What is Legionella?

Legionella bacterium is a natural inhabitant of water and can be found in both in the environment (rivers, lakes and streams) and man-made sources but usually in low numbers. It has been found in water at temperatures between 6°C and 60°C but favours growth between 20-45°C. It also needs organic nutrients to grow such as slime, sludge and bio-film and these are abundant in the natural environment. It can also be found in domestic water systems and pipework and is especially prevalent if the water is infrequently used or at the end of pipe runs.

What is Legionnaires’ Disease?

It’s an illness characterised by pneumonia normally caused by inhaling the legionella bacterium contained within either tiny droplets of water (aerosols) or evaporated droplets.

It is contracted by inhaling these droplets deep into the lungs. It is not usually associated with drinking contaminated water.

The risk increases with age but some people are at higher risk including:

  • People over 45 years of age.
  • Smokers and heavy drinkers.
  • People suffering from chronic respiratory or kidney disease.
  • Diabetes, lung and heart disease.
  • Anyone with an impaired immune system.

What are the symptoms?

The symptoms of Legionnaires' disease are similar to the symptoms of the flu:

  • High temperature, feverishness and chills.
  • Cough.
  • Muscle pains.
  • Headache; and leading on to pneumonia, very occasionally.
  • Diarrhoea and signs of mental confusion.

Legionnaires’ disease is not known to spread from person to person.

The incubation period is between 2-10 days, however not everyone exposed will develop full symptoms and may only suffer a mild flu like infection.

Who manages the risk on my behalf?

DIO (A) - All water systems are included in our Legionella Management Plan.

This means specific maintenance issues and other checks are undertaken by our specialist contractor to ensure your water systems are maintained to an optimum standard and to prevent legionella bacteria proliferation.

Boilers and heating systems are maintained. Water sampling and testing is regularly carried out. All in line with current legislation.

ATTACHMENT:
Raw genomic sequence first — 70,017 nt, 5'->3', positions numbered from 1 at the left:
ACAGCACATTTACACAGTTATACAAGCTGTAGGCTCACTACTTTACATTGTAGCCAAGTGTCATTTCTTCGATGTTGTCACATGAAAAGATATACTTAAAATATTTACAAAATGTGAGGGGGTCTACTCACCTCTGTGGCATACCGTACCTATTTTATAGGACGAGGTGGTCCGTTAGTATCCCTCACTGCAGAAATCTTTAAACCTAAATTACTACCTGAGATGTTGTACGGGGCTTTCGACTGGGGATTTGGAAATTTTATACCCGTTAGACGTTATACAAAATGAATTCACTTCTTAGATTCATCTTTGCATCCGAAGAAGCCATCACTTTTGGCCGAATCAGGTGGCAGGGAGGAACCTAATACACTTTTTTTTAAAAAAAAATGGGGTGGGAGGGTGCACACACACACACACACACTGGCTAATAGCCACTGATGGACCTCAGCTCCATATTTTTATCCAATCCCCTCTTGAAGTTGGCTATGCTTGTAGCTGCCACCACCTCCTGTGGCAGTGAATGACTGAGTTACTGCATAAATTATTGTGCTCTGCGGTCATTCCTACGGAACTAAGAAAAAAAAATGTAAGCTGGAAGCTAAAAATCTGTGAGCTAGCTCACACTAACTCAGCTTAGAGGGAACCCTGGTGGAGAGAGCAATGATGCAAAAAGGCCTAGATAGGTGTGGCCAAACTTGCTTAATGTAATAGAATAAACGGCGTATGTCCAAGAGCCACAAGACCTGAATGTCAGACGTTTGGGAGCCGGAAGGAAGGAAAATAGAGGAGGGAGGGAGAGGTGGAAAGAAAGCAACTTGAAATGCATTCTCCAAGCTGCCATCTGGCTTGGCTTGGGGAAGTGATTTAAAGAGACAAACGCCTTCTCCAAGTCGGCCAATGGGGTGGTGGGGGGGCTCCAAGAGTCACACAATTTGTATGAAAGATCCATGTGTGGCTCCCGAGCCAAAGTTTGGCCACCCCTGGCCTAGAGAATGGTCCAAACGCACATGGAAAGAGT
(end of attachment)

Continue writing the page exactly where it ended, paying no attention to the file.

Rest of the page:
What can you do?

Do not adjust the domestic hot water storage tank temperature.

  • Keep it above 60°C.
  • Contact your HEM for advice on how to operate your hot water boiler.

Remove and clean shower heads and tap diffusers/inserts approximately every 3 months with boiling water and/or mild disinfectant.

Report faults in your water systems to the Babcock Help desk on 0800 8884 242 (boiler failures, broken taps, shower heads, leaking pipes etc.)

The simple rules to remember are: Flush, Clean and maintain Temperature.

On move in - It is a good practice to run the bath and hand basin taps continuously for at least five minutes.

Showers - If your shower has not been used for:

  • A week - Run water from both hot and cold supplies through the shower hose and shower head for 3 minutes. To ensure no spray escapes from the shower head, run it through a bucket of water or full bath.
  • Two weeks or more - Disinfect the shower head. The shower head should be removed and the shower, run for 3 minutes. The shower head should be disinfected before being refitted by immersing for at least an hour in any solution designed for cleaning baby feeding bottles (e.g. Milton).

We recommend that shower heads should be regularly disinfected about four times a year.

After holiday action - Flush the whole water system for two minutes or more.

  • First flush your toilets,
  • Then let the kitchen taps and the hand basin taps run for 3 minutes.
  • Next, flush the shower through as described above.
  • Finally, let any other taps (garden taps etc.) run for 3 minutes.

SFA Checklist

  • Prevent and remove any scaling of shower heads and tap outlets.
  • Place the shower head in the bath/shower tray so that the water drains from the shower hose when the shower is not likely to be used for 3 days or more.
  • Flush taps and showers prior to any use if they have not been in use for more than 3 days, e.g. after returning from holiday or deployments.
  • Don’t leave garden hoses connected to the outside tap for prolonged periods during the summer when the sun can generate water temperatures in the hose can encourage the growth of bacteria.
  • Check the temperature of the stored domestic hot water in your SFA is set to 60 degrees.
  • If your SFA is fitted with a water filter make sure you flush and clean it on a regular basis – ask your local HEM for support if you are unsure how to do this.

Finally

SFA occupants are encouraged to be vigilant in ensuring any unused tap in your SFA is flushed through on a regular basis.

Especially in rooms that may be used infrequently or not used for prolonged periods e.g. guest bedrooms or rooms occupied by children who are attending boarding school.